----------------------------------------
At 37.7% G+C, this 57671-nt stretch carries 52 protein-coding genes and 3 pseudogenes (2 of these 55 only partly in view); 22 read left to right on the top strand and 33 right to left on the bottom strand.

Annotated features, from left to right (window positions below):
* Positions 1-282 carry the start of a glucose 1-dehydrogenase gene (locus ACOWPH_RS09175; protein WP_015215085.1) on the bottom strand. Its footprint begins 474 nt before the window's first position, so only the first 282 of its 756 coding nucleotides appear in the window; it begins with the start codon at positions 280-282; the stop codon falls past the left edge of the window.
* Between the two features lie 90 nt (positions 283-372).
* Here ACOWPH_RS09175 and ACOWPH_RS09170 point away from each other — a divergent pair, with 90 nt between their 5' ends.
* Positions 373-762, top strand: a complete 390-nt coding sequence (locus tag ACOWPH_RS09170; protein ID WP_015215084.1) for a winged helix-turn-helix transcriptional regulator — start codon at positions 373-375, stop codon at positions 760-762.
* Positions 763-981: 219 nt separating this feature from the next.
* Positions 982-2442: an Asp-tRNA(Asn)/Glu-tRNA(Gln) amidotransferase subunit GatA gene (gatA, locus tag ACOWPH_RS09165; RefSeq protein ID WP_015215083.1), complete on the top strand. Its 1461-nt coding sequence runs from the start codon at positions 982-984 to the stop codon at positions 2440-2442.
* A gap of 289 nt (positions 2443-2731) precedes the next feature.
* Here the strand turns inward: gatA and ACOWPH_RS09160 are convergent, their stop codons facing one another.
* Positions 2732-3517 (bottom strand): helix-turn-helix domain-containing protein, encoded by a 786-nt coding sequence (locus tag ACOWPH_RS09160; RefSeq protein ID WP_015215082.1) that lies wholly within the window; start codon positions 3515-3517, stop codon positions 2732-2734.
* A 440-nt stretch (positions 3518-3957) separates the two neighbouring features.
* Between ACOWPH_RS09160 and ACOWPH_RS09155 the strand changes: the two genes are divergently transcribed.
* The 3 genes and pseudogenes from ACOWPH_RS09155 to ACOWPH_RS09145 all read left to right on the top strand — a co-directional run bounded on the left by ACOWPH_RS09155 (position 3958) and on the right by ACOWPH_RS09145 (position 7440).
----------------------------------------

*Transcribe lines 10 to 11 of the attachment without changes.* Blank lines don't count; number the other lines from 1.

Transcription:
* Here the strand turns inward: gatA and ACOWPH_RS09160 are convergent, their stop codons facing one another.
* Positions 2732-3517 (bottom strand): helix-turn-helix domain-containing protein, encoded by a 786-nt coding sequence (locus tag ACOWPH_RS09160; RefSeq protein ID WP_015215082.1) that lies wholly within the window; start codon positions 3515-3517, stop codon positions 2732-2734.